inside is far from clean.
The Chief Minister of the local Madhya
Pradesh Government declines to comment on why the factory has
not been cleaned up. He also cannot say when the 25,000 slum dwellers
will get access to clean water.
The man allegedly responsible for the
gas leak, Warren Anderson, former chief executive of Union Carbide,
has never stood trial. He relaxes in his million-dollar house
in New York State, still managing to evade the courts, despite
a request for his extradition from Bhopal-magistrates to the US
Government. He is charged with culpable homicide and, if found
guilty, could serve up to 20 years in prison.
Last July the Indian Government appealed
to the Supreme Court to reduce the charges against him from culpable
homicide to negligence. If you think this seems an odd response
to the contempt he and Union Carbide have shown the Indian justice
system, then you should know the following. The new owner of Union
Carbide is American giant Dow Chemical, which is one of India's
largest foreign investors. Reducing the charges would have effectively
extinguished the case against Warren Anderson and absolved Dow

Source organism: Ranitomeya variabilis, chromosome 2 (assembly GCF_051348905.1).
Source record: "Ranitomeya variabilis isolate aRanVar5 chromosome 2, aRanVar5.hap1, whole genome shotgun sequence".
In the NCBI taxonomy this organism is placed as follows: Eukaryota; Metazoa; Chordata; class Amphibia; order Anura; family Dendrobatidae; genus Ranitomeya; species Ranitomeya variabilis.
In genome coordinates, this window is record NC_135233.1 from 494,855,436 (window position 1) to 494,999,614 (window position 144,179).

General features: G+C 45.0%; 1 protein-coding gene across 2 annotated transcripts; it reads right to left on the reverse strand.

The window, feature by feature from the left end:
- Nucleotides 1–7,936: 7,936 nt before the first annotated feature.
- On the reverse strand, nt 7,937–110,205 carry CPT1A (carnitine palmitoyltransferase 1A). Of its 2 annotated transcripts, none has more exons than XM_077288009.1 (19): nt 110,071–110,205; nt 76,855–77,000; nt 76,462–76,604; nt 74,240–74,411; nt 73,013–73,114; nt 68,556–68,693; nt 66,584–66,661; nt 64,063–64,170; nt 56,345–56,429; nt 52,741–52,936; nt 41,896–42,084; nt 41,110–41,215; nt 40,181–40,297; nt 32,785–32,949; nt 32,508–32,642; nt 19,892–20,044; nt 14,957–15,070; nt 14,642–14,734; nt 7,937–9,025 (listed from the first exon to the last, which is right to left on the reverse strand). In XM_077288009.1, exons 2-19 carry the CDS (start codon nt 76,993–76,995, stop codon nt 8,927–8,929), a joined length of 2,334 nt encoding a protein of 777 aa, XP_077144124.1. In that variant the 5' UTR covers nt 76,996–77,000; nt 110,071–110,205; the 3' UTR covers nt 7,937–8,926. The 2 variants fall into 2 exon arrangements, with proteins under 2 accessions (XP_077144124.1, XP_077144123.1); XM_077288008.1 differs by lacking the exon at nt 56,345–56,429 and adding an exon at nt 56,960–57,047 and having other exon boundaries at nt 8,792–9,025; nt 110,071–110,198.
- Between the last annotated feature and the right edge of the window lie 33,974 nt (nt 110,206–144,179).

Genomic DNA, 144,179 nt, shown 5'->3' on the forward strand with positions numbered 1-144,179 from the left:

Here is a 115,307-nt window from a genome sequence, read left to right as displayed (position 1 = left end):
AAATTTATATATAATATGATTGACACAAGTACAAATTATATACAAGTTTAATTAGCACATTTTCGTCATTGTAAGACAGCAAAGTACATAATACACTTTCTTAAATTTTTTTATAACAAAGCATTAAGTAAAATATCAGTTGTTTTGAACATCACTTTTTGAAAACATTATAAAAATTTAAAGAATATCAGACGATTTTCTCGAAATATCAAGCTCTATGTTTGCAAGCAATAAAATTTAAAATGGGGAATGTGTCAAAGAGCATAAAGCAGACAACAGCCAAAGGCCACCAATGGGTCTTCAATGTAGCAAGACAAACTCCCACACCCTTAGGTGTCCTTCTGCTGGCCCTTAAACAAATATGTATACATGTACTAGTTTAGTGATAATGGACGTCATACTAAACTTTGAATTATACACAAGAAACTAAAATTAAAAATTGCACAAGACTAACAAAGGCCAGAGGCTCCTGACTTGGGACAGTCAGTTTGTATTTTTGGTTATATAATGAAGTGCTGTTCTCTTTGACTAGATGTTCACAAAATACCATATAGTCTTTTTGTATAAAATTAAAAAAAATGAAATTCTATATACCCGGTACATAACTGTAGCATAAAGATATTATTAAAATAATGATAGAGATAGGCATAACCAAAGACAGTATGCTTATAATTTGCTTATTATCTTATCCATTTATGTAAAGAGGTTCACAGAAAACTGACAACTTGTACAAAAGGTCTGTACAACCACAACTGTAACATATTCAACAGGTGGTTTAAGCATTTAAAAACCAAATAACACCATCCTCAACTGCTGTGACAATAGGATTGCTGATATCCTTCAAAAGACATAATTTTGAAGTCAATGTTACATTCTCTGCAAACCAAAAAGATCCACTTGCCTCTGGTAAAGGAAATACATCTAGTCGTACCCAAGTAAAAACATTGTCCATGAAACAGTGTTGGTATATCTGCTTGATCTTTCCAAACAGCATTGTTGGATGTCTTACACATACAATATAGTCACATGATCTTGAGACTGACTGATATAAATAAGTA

from the responsibility for cleaning up the factory, thus wooing
Dow's foreign investment.
A further point to consider when judging
the Government's record on Bhopal is its proposal to use $150
million of the original compensation payment. They wanted to spend
this on the richer nongas-affected areas of Bhopal, populated
mainly by wealthy Hindus - presumably to gain votes for the ruling
Hindu nationalist party, the BJP - at the expense of the poor
and disenfranchised gas victims. If it were not for mass demonstrations
by the victims last July, both of these proposals would, no doubt,
have become reality.
Campaigners and volunteers continue to
work tirelessly -18 years after the disaster - to help the gas
victims secure medical treatment and compensation. Yet for all
the campaigning there is little sign of real action in the courts
or, more importantly, on the ground.